Unfortunately, you are one person and starting a business is not only a huge deal, but it takes a tremendous amount of time and work. When you are first starting out, you can do a lot yourself, but in order to truly grow and build something remarkable, you will need to hire help.
As the entrepreneur, you are the visionary for your company. You are the one who has to make high-level decisions, not do $10 an hour work. As soon as you possibly can – hire some help.
5. Failure to get all your agreements with clients, contractors, employees and vendors in writing
I wish I had a nickel for each time I talk to a client that does work without a contract, or with some free template they found online. No matter what type of business you are in, you will need some contracts that you can use over and over again when forming new business relationships. Each and every business dealing you have needs to be reduced to writing.
So whether you are doing consulting work for clients, hiring your own independent contractors, dealing with vendors that have strict delivery schedules, or even when dealing with employees, you need to have a contract in place that discusses what money will change hands for what work, when, and what happens in the event that someone breaches that contract.
Contracts can also help you to protect your intellectual property, keep certain trade secrets confidential, and keep vendors from hiring away your employees, among many other things.
6. Failure to keep good books
Real businesses don’t use spreadsheets to track their income and expenses. Real businesses use accounting software, or better yet, hire an accountant or bookkeeper to manage their income and expenses for them.
If you are using a spreadsheet to track your expenses right now – that’s ok, but you need to transition to a legitimate accounting system sooner rather than later.
7. Failure to hire a lawyer to protect your intellectual property
This one might seem a little self-serving, but the truth is, you really do need legal counsel in your corner to keep you from tripping up in your business. There are lots of potential legal landmines that can derail your business before you even get started. Here are just a few of the things that a business and intellectual property lawyer can do for your business:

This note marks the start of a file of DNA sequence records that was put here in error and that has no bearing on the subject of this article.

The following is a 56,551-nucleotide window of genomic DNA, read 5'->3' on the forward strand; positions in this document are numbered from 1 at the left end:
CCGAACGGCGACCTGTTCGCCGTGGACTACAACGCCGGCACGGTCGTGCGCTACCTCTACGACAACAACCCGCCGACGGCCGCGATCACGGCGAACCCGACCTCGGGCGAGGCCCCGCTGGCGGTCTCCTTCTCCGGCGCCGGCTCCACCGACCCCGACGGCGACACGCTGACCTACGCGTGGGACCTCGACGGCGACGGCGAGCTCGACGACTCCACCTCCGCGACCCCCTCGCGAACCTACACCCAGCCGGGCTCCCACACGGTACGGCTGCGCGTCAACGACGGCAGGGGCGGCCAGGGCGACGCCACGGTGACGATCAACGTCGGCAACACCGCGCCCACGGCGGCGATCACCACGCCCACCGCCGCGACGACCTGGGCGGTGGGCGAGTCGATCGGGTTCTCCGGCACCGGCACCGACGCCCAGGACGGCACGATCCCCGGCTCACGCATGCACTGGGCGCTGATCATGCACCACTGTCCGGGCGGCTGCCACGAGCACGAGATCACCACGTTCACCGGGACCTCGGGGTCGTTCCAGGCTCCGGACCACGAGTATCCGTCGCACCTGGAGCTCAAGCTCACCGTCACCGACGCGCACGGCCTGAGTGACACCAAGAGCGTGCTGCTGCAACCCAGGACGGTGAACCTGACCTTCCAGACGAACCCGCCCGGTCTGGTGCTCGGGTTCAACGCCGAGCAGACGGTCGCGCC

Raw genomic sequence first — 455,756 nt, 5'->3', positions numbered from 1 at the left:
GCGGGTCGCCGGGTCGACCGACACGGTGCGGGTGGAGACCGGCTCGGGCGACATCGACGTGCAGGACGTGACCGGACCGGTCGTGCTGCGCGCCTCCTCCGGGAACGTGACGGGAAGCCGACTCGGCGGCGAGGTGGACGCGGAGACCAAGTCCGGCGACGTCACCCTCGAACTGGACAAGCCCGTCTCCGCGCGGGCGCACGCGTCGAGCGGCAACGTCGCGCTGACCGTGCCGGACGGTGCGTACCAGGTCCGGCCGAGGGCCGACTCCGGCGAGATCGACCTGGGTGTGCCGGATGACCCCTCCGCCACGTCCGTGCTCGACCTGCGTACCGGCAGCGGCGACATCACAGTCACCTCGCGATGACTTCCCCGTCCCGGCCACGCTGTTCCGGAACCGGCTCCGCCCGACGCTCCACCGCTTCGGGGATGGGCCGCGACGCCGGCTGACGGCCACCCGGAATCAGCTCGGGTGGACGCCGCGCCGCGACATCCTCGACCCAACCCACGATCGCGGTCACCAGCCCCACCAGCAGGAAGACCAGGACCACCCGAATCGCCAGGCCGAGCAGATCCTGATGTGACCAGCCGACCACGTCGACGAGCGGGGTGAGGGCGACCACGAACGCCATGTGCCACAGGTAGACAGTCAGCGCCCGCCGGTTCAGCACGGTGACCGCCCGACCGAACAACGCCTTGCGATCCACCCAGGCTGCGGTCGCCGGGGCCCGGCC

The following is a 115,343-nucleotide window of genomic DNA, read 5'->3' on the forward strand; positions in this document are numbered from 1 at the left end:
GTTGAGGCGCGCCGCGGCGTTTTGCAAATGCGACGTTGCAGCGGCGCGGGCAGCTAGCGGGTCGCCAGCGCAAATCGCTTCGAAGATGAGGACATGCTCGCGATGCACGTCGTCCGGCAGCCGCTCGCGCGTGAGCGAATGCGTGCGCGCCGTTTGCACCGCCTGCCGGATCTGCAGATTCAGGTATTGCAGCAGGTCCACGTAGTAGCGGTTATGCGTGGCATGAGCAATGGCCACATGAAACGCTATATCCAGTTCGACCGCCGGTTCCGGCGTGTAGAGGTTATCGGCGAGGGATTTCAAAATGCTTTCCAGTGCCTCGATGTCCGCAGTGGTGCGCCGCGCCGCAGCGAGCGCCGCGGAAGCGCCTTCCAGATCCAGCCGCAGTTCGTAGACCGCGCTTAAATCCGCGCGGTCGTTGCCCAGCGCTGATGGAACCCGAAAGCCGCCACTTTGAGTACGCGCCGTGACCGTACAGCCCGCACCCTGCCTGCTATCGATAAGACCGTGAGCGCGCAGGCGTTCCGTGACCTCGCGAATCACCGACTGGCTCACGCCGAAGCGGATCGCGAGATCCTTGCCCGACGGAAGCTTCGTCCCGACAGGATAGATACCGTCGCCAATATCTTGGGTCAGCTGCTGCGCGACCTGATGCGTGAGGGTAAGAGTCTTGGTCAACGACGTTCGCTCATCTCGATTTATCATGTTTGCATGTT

- Help you evaluate and protect your intellectual property
- Counsel you on the proper business entity choice for your goals
- Keep track of important legal deadlines for your business
- Assist you in drafting and reviewing contracts
- Preparing cease and desist letters as appropriate to shut down competitors that are infringing on your intellectual property
- Help you with trademark searches and registrations
- Conduct an audit of your website and make sure your privacy policies and terms and conditions are appropriate for your business
- Answer any legal questions you may have as they arise through periodic and regular phone/skype calls
Am I a little biased? Yes, probably. But the most successful businesses all have one thing in common – they have a lawyer on retainer to assist them with their legal needs and to consult with as necessary.
Go through these huge mistakes that many online businesses make and insure that you are not violating any of them. We are in the process of developing some free and paid resources and templates that you can put to use immediately in your business. If you are interested in learning more, just click the button below.